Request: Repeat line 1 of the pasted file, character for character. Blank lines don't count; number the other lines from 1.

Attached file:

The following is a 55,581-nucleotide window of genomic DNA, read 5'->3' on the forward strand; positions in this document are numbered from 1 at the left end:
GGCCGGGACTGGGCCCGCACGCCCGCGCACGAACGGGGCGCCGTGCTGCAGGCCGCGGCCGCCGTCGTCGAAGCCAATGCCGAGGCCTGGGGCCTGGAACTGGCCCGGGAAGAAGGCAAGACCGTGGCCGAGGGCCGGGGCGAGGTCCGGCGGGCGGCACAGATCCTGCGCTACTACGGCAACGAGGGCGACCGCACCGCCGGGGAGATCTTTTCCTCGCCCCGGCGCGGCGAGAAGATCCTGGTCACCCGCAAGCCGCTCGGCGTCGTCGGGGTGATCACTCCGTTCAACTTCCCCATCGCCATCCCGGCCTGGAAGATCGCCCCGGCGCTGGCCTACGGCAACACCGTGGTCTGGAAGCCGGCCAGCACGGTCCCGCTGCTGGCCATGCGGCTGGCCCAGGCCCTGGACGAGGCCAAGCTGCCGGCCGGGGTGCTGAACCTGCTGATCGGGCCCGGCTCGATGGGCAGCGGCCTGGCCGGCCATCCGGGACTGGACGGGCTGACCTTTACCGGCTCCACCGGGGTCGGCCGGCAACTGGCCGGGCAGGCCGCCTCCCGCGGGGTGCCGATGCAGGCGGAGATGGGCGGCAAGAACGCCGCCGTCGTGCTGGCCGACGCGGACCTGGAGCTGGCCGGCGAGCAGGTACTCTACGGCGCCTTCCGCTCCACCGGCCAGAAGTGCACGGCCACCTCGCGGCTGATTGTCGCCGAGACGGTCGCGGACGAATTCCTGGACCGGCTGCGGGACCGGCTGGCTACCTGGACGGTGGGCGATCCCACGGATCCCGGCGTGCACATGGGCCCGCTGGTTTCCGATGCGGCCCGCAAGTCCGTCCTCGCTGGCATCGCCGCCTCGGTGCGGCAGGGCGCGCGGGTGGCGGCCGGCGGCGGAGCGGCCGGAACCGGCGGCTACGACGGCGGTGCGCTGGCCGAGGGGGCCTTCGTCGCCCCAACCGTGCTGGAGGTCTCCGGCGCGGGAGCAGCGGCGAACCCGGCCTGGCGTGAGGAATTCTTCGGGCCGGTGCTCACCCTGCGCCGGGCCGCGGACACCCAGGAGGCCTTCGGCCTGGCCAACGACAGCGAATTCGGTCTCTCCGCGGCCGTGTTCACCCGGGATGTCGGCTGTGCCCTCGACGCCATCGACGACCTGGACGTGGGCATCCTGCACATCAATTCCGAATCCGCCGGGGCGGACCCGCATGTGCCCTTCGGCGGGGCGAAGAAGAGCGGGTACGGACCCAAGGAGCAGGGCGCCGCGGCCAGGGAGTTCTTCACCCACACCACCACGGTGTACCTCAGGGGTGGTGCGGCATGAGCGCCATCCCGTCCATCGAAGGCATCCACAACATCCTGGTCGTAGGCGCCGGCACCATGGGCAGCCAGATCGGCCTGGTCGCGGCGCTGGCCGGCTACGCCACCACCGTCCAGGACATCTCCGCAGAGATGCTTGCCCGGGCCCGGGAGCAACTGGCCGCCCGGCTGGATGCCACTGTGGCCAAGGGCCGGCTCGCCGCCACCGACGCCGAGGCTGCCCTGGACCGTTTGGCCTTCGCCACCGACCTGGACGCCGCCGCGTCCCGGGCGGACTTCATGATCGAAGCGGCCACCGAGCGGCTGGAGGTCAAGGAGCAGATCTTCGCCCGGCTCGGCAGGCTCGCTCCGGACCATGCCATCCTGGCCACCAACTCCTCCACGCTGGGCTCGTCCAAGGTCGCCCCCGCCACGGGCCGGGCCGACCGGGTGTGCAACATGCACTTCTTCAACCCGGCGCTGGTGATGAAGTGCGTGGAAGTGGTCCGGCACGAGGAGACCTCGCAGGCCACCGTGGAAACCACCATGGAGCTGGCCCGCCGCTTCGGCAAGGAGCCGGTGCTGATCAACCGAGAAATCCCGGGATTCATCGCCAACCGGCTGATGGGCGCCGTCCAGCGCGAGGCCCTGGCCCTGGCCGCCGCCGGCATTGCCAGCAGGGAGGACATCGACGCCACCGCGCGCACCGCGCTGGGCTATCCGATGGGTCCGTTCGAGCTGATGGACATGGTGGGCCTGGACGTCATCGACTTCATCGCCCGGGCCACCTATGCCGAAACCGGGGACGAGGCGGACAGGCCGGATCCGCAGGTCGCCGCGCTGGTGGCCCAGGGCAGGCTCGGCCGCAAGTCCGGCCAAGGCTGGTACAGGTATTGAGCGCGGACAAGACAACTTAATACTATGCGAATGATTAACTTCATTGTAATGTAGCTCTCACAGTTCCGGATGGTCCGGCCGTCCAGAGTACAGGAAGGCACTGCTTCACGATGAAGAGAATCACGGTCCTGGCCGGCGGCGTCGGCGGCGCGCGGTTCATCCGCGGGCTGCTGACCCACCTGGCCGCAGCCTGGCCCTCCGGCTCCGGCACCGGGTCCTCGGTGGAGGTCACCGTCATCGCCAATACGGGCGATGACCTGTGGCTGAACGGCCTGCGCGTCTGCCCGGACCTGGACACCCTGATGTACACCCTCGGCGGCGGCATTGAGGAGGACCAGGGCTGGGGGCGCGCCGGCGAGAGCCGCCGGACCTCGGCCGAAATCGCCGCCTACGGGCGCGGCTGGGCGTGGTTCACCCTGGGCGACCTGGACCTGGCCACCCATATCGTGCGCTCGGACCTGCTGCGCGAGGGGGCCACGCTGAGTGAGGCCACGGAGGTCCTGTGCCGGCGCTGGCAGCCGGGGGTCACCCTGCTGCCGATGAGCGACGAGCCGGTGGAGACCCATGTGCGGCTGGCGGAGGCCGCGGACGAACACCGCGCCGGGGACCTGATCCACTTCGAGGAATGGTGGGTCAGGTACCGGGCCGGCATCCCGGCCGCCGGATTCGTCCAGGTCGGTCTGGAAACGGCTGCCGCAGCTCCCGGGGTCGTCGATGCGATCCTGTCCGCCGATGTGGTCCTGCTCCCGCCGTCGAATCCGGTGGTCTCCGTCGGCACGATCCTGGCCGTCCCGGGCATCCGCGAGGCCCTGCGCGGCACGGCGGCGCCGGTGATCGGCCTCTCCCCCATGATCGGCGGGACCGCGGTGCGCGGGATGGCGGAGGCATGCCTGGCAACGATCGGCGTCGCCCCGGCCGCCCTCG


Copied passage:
The following is a 55,581-nucleotide window of genomic DNA, read 5'->3' on the forward strand; positions in this document are numbered from 1 at the left end: